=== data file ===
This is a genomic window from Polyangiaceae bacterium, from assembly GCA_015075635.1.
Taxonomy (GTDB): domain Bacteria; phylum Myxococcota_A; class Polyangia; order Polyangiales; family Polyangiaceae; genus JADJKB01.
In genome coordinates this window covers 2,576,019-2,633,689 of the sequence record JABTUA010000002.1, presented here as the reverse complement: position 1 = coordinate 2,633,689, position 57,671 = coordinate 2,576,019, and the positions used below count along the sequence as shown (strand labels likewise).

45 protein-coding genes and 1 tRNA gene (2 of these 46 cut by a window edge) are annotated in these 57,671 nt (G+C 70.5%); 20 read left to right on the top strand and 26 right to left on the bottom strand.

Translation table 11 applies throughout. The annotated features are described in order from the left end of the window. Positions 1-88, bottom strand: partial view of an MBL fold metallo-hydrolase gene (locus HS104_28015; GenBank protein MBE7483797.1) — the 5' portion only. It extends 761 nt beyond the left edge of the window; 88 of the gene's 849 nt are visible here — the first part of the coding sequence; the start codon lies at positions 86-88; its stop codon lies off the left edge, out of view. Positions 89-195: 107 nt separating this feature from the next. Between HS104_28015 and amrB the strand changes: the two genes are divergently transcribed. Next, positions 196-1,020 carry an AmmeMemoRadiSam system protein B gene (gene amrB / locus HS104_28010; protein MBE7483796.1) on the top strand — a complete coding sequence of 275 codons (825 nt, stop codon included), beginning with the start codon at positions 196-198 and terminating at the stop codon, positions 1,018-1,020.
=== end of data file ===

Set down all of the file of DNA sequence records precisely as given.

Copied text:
This is a genomic window from Polyangiaceae bacterium, from assembly GCA_015075635.1.
Taxonomy (GTDB): domain Bacteria; phylum Myxococcota_A; class Polyangia; order Polyangiales; family Polyangiaceae; genus JADJKB01.
In genome coordinates this window covers 2,576,019-2,633,689 of the sequence record JABTUA010000002.1, presented here as the reverse complement: position 1 = coordinate 2,633,689, position 57,671 = coordinate 2,576,019, and the positions used below count along the sequence as shown (strand labels likewise).

45 protein-coding genes and 1 tRNA gene (2 of these 46 cut by a window edge) are annotated in these 57,671 nt (G+C 70.5%); 20 read left to right on the top strand and 26 right to left on the bottom strand.

Translation table 11 applies throughout. The annotated features are described in order from the left end of the window. Positions 1-88, bottom strand: partial view of an MBL fold metallo-hydrolase gene (locus HS104_28015; GenBank protein MBE7483797.1) — the 5' portion only. It extends 761 nt beyond the left edge of the window; 88 of the gene's 849 nt are visible here — the first part of the coding sequence; the start codon lies at positions 86-88; its stop codon lies off the left edge, out of view. Positions 89-195: 107 nt separating this feature from the next. Between HS104_28015 and amrB the strand changes: the two genes are divergently transcribed. Next, positions 196-1,020 carry an AmmeMemoRadiSam system protein B gene (gene amrB / locus HS104_28010; protein MBE7483796.1) on the top strand — a complete coding sequence of 275 codons (825 nt, stop codon included), beginning with the start codon at positions 196-198 and terminating at the stop codon, positions 1,018-1,020.